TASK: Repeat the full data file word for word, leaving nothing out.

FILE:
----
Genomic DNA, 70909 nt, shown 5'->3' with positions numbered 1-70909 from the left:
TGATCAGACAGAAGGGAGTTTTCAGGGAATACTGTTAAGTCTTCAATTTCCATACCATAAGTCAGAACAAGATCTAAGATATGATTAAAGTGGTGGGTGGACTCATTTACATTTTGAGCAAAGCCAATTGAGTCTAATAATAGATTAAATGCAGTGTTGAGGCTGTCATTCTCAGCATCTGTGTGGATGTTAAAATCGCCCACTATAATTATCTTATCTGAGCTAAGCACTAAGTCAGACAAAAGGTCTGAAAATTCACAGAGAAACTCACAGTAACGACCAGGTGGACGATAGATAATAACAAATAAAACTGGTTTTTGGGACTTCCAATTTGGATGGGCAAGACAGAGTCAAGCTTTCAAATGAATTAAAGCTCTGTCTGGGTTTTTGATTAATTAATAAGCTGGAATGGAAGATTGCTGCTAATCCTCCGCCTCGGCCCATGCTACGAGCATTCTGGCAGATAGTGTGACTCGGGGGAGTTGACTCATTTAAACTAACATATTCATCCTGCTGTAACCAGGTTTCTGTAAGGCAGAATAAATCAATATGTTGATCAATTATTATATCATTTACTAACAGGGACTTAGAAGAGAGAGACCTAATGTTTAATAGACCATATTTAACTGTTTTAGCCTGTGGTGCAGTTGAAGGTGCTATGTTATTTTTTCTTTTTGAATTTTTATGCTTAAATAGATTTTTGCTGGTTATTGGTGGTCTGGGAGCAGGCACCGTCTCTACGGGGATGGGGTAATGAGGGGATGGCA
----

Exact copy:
Genomic DNA, 70909 nt, shown 5'->3' with positions numbered 1-70909 from the left:
TGATCAGACAGAAGGGAGTTTTCAGGGAATACTGTTAAGTCTTCAATTTCCATACCATAAGTCAGAACAAGATCTAAGATATGATTAAAGTGGTGGGTGGACTCATTTACATTTTGAGCAAAGCCAATTGAGTCTAATAATAGATTAAATGCAGTGTTGAGGCTGTCATTCTCAGCATCTGTGTGGATGTTAAAATCGCCCACTATAATTATCTTATCTGAGCTAAGCACTAAGTCAGACAAAAGGTCTGAAAATTCACAGAGAAACTCACAGTAACGACCAGGTGGACGATAGATAATAACAAATAAAACTGGTTTTTGGGACTTCCAATTTGGATGGGCAAGACAGAGTCAAGCTTTCAAATGAATTAAAGCTCTGTCTGGGTTTTTGATTAATTAATAAGCTGGAATGGAAGATTGCTGCTAATCCTCCGCCTCGGCCCATGCTACGAGCATTCTGGCAGATAGTGTGACTCGGGGGAGTTGACTCATTTAAACTAACATATTCATCCTGCTGTAACCAGGTTTCTGTAAGGCAGAATAAATCAATATGTTGATCAATTATTATATCATTTACTAACAGGGACTTAGAAGAGAGAGACCTAATGTTTAATAGACCATATTTAACTGTTTTAGCCTGTGGTGCAGTTGAAGGTGCTATGTTATTTTTTCTTTTTGAATTTTTATGCTTAAATAGATTTTTGCTGGTTATTGGTGGTCTGGGAGCAGGCACCGTCTCTACGGGGATGGGGTAATGAGGGGATGGCA